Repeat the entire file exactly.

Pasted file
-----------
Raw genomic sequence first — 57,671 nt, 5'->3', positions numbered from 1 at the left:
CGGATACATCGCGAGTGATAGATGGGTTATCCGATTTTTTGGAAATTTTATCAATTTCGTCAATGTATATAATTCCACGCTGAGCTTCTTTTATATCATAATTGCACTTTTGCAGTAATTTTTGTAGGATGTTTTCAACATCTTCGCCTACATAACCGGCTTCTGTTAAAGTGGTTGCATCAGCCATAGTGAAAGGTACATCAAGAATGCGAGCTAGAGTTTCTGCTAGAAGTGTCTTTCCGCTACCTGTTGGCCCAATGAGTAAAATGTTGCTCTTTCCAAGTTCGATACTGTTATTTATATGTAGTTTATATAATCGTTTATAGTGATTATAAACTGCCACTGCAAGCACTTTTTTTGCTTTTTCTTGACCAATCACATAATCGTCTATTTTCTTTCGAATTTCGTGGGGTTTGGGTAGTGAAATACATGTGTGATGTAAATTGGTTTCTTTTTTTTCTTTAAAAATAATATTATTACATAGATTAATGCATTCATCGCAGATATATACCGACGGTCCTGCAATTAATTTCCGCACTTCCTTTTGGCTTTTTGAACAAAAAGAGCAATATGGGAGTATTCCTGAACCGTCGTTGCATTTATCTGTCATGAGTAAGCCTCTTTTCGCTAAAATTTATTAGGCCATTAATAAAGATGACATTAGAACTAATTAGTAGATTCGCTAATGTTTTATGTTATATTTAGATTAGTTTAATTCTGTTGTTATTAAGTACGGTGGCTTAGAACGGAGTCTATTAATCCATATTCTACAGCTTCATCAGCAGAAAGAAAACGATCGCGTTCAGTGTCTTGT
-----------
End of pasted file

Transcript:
Raw genomic sequence first — 57,671 nt, 5'->3', positions numbered from 1 at the left:
CGGATACATCGCGAGTGATAGATGGGTTATCCGATTTTTTGGAAATTTTATCAATTTCGTCAATGTATATAATTCCACGCTGAGCTTCTTTTATATCATAATTGCACTTTTGCAGTAATTTTTGTAGGATGTTTTCAACATCTTCGCCTACATAACCGGCTTCTGTTAAAGTGGTTGCATCAGCCATAGTGAAAGGTACATCAAGAATGCGAGCTAGAGTTTCTGCTAGAAGTGTCTTTCCGCTACCTGTTGGCCCAATGAGTAAAATGTTGCTCTTTCCAAGTTCGATACTGTTATTTATATGTAGTTTATATAATCGTTTATAGTGATTATAAACTGCCACTGCAAGCACTTTTTTTGCTTTTTCTTGACCAATCACATAATCGTCTATTTTCTTTCGAATTTCGTGGGGTTTGGGTAGTGAAATACATGTGTGATGTAAATTGGTTTCTTTTTTTTCTTTAAAAATAATATTATTACATAGATTAATGCATTCATCGCAGATATATACCGACGGTCCTGCAATTAATTTCCGCACTTCCTTTTGGCTTTTTGAACAAAAAGAGCAATATGGGAGTATTCCTGAACCGTCGTTGCATTTATCTGTCATGAGTAAGCCTCTTTTCGCTAAAATTTATTAGGCCATTAATAAAGATGACATTAGAACTAATTAGTAGATTCGCTAATGTTTTATGTTATATTTAGATTAGTTTAATTCTGTTGTTATTAAGTACGGTGGCTTAGAACGGAGTCTATTAATCCATATTCTACAGCTTCATCAGCAGAAAGAAAACGATCGCGTTCAGTGTCTTGT